Given the history of colonialism and the colonisation of the African mind and the persistence of the structures of coloniality, my social location in Africa is a hybrid one. Being socially located in Africa does not automatically imply that one is thinking from an African epistemic location, nor does being black African or white African automatically imply that one is thinking from an African epistemic location. In my view, thinking from an African epistemic location is a task that is long overdue for African biblical scholars, given the violation and undermining of our African epistemology through Euro-Western paradigms. Thinking epistemically as Africans - or, to use Ukpong's words, "rereading through the African eyes" - calls us to overcome the colonial damage to the African mind and the resultant amnesia through remembering, preserving, utilising, and building on the great heritage left us by our African ancestors. 1 A Tshivenda proverb comes to mind here, nyavhumbwa wa dagaila wa kanda vho u vhumbaho (You who are formed, you have become proud and trample over those who formed you.) The gist of this proverb is that people should not undermine their ancestors through whom they came into existence. Therefore, those of us whose knowledge systems were ploughed under by colonialism owe it to our ancestors, ourselves, and future generations not to trample the rich African heritage by forgetting, silencing, and letting it fall out of history, given the Westernisation of Africans.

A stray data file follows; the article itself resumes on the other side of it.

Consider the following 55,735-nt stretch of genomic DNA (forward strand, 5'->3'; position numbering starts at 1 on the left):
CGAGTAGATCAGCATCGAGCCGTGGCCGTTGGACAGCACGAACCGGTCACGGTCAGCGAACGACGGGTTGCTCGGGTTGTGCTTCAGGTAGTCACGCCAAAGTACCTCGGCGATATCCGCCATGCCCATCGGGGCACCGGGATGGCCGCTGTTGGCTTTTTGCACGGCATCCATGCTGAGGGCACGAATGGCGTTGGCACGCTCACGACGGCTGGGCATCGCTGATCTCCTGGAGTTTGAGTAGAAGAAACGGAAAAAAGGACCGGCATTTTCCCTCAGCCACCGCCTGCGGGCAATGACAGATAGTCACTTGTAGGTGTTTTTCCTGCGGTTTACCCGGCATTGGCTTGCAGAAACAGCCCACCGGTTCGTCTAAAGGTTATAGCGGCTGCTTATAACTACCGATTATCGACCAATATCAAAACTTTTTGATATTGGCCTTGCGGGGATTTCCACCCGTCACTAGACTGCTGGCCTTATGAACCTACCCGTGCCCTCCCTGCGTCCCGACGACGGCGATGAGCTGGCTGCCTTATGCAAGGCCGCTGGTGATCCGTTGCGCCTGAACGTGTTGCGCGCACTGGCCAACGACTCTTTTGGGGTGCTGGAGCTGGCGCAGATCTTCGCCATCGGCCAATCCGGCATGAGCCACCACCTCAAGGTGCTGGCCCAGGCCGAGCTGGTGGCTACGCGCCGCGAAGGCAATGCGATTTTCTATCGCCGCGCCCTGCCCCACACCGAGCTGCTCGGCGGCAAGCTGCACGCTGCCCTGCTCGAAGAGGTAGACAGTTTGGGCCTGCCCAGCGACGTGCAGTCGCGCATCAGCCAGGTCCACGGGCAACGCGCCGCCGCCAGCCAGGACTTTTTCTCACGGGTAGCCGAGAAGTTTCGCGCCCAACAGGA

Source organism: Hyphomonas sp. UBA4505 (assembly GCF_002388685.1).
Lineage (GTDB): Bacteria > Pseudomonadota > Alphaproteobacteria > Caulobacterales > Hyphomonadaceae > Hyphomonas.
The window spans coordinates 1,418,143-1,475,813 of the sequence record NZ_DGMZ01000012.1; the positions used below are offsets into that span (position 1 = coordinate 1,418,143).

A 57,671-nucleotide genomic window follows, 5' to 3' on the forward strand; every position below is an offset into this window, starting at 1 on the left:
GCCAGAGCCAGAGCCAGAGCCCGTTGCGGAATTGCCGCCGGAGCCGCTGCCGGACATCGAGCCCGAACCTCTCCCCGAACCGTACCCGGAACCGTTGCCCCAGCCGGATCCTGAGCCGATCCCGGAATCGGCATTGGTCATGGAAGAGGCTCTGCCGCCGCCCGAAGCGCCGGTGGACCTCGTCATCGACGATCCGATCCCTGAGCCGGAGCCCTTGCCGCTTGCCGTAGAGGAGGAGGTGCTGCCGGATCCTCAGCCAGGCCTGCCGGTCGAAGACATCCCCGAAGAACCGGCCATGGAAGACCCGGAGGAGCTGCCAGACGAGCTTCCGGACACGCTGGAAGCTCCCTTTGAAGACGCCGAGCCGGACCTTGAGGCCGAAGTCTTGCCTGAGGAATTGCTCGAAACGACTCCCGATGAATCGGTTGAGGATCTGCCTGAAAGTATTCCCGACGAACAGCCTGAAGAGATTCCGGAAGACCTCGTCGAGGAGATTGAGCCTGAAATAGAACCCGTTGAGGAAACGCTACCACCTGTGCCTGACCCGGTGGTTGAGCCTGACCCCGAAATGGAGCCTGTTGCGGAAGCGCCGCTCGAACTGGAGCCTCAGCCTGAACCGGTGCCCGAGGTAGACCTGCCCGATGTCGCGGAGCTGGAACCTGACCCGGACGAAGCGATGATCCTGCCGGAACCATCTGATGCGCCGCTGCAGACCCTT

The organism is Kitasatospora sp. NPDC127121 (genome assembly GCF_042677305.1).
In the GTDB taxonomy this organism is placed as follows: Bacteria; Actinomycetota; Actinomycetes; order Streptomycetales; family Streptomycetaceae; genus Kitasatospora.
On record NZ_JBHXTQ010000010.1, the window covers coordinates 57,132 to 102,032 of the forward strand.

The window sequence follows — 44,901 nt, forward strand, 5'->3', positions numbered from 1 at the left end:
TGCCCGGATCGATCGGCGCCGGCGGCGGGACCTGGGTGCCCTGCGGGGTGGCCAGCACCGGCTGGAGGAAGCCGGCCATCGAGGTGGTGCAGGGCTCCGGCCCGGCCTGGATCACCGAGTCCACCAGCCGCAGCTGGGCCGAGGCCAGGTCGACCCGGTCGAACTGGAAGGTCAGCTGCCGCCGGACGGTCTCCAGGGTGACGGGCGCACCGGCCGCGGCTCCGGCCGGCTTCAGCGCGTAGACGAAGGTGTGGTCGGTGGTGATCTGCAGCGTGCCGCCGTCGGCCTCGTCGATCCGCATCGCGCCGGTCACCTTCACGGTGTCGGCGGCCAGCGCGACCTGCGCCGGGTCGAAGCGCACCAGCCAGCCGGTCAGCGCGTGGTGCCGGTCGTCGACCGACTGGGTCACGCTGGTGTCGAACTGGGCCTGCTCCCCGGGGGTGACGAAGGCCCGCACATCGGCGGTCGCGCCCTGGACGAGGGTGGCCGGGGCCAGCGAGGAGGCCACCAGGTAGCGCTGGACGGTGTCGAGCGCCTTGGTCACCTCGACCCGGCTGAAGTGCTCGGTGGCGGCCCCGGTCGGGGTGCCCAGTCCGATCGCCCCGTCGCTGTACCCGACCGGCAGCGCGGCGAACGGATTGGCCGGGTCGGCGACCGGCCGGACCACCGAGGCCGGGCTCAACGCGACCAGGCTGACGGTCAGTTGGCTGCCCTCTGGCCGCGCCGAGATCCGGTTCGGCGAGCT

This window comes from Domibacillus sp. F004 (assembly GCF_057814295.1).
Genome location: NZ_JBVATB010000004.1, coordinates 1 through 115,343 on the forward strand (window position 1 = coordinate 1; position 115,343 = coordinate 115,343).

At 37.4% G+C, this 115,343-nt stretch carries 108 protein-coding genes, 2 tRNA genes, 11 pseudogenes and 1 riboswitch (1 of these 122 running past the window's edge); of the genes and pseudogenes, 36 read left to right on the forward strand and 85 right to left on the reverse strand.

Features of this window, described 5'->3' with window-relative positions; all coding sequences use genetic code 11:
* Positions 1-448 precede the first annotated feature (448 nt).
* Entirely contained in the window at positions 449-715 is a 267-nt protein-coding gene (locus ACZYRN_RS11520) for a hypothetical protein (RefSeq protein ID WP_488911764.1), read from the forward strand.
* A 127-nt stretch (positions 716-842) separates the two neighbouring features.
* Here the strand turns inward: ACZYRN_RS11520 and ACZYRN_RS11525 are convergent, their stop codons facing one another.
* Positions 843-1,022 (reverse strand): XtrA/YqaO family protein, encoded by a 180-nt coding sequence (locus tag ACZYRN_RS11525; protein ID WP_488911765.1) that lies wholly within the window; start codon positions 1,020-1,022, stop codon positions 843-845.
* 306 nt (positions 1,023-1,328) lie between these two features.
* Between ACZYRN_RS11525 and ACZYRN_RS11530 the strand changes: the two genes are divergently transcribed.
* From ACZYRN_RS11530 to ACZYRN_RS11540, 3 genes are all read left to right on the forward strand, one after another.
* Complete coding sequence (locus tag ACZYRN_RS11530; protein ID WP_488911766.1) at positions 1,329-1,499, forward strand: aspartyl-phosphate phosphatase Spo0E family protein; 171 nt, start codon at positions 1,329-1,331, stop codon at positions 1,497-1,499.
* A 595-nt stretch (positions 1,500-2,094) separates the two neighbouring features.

The argument of this article is structured as follows: First, the article highlights the rationale for decolonising biblical interpretation in Africa. The argument is that decolonisation is required on two fronts: (a) those with an African identity who are socially located in Africa tend to read through Western eyes, so we must beware of Westernised African eyes; (b) the current postcolonial environment still retains structures of coloniality which continually destabilises Africa, so we must beware of Westernised Africa. The failure to decolonise African eyes consequently leads to the duplication of Western-European environments in our African context and the perpetuation of coloniality in our current environment. Second, the article suggests the vhufa (heritage) approach to reading Scripture as a way of overcoming coloniality and as a way of bringing African knowledge systems to shape the reading of the biblical text. Third, the vhufa approach is applied to Psalm 82 to show how this approach can be applied to the reading of the biblical text.